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I’ve never had a really robust aloe vera until now. It’s so out of control, and yet completely beautiful in its gnarly, spiky form.
We have this aloe vera that is loving life in our home. Purchased in a little 4-inch pot about 18 months ago, for something like $3, it has outgrown two pots already. Last night, I potted it up again. It seems to like to be root bound, but it was bursting out of its last pot and tipping over, so we had to upgrade again.
Sometimes you just get your hands on an amazing plant. I’ve never had a really burly aloe vera until now. It’s so out of control, and yet completely beautiful in form. It’s making babies all over the place. I love its spiky, gnarly looks.
I’m so happy with this giant succulent. It took both of us to get it out of its old pot and into its new. Here’s hoping that it’s new home will hold it for a couple of years. As I was tidying it up after transplant, I decided that next summer’s front door potted garden, which always stars red geranium and impatiens, will be a succulent garden.
It’s a great idea, if I do say so. There will be no composting the potted garden at end of summer. I hate tossing the annuals at the end of the season. Impatiens always retire to the compost bin, but we usually bring the geraniums in for winter. But the geraniums, after years of summer outside/winter inside, had grown too large to care for indoors all winter. So we reluctantly put them in the compost bin.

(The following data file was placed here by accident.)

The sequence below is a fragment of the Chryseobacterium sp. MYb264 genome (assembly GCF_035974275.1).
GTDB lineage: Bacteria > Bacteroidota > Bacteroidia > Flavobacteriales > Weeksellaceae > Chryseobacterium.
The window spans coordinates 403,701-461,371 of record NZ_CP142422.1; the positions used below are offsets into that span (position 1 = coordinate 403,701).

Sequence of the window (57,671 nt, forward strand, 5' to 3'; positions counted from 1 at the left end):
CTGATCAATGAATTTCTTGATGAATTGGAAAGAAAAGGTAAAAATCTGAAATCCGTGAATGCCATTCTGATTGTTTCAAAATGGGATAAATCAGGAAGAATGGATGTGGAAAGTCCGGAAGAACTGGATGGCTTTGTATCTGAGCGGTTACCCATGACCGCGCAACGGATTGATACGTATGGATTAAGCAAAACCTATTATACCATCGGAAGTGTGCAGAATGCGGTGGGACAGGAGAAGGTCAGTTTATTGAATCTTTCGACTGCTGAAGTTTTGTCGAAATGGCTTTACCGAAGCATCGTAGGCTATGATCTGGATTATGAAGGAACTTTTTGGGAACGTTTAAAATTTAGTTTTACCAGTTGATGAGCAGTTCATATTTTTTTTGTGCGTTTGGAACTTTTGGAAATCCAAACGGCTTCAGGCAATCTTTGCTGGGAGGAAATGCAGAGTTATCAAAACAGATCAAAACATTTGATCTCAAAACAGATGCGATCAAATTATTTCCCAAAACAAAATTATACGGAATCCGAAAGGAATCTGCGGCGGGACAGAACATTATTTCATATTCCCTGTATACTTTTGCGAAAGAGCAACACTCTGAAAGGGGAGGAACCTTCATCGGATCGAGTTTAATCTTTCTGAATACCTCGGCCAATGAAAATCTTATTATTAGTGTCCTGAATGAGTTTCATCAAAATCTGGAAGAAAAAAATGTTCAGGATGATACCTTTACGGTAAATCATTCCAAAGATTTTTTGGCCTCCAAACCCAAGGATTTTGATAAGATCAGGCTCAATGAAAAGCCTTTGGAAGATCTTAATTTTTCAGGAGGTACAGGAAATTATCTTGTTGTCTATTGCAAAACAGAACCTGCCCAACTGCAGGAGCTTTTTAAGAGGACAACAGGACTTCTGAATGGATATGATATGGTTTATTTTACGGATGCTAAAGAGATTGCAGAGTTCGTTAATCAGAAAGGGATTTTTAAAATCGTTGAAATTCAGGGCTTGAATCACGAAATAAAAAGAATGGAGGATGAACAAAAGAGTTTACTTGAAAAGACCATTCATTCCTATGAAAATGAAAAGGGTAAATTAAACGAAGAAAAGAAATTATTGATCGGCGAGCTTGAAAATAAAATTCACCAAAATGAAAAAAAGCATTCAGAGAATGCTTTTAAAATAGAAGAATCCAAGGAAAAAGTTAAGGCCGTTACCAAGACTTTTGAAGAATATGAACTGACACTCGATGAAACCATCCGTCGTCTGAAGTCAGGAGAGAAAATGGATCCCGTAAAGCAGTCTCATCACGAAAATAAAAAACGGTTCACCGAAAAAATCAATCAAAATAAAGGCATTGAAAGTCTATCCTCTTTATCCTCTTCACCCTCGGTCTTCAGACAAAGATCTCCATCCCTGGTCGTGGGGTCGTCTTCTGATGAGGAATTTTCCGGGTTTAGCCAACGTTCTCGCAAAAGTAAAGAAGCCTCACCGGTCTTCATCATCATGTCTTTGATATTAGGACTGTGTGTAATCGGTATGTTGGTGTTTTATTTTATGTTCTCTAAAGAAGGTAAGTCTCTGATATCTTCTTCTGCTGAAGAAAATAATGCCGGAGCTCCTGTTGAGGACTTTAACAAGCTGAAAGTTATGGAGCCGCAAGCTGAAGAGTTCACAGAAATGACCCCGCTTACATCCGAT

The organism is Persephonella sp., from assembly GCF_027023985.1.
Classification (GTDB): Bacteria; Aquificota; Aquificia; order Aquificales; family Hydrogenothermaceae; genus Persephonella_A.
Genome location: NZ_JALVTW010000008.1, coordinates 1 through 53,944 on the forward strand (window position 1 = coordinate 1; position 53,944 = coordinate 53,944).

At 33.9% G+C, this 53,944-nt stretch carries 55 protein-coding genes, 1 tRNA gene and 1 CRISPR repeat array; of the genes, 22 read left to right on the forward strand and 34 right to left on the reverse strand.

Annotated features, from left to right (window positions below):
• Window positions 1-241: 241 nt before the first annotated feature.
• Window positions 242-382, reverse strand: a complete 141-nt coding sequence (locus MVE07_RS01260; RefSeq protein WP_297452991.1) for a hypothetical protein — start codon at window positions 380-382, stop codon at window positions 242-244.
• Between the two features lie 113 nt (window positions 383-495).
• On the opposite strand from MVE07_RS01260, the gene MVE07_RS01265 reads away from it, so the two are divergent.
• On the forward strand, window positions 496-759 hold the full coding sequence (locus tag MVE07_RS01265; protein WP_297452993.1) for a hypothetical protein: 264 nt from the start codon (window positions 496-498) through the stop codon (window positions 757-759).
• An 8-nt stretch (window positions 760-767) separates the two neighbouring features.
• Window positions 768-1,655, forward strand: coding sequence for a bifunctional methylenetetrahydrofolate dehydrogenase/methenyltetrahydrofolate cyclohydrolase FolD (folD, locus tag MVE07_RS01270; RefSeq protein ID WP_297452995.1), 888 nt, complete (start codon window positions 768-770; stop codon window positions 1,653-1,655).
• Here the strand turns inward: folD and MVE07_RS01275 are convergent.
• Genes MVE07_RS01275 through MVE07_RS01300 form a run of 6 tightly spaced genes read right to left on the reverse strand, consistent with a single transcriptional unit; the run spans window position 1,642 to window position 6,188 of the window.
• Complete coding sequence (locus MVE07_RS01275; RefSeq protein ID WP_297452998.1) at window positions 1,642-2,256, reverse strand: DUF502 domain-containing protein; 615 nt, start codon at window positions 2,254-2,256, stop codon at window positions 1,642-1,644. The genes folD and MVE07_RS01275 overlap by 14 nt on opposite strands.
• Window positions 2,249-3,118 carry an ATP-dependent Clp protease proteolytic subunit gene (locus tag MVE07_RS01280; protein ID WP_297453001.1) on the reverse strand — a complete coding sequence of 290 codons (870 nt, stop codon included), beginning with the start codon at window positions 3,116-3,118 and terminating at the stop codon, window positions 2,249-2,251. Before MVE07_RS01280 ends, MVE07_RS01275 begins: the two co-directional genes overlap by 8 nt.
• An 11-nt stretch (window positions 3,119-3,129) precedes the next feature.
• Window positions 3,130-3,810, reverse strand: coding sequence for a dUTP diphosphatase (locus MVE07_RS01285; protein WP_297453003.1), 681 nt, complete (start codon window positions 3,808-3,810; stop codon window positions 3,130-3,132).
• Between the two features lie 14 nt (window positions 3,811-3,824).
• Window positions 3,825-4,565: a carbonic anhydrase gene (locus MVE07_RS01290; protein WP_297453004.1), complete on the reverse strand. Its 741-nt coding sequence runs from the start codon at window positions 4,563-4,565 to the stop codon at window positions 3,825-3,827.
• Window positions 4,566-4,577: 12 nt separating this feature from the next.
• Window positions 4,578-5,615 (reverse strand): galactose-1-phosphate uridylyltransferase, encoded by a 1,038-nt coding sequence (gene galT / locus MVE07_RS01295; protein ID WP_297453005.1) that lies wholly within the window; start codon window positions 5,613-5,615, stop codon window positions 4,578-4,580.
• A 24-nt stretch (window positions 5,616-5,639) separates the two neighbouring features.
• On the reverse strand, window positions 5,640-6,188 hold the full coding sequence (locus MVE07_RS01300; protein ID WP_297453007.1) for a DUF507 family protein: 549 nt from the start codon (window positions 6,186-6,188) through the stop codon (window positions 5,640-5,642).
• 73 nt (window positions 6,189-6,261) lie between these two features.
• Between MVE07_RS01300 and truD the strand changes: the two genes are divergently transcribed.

But a succulent garden appeals to me in lots of ways: it can be moved indoors in winter, and once indoors, requires minimal attention; it appeals to my latest penchant for strong but spindly forms in the garden; it’s low maintenance all summer long (I can forget to water them and they won’t get grumpy right away); and it’s something new to work with.
Synchronicity: I was flipping through the latest course catalog from Esalen (an educational center in Big Sur, California) this weekend, and came across photos of their gorgeous raised succulent gardens. It being California, the plants live outdoors all year, thriving and growing huge. I positively drooled over the photos. One of my deepest desires has always been to live in a climate where winters never get so cold that the garden must either sleep, die, or move indoors.
For now, the plan is to create a potted, portable succulent garden at the entrance to the house this summer. This winter will involve planning, and this spring, implementing.
Live in peace.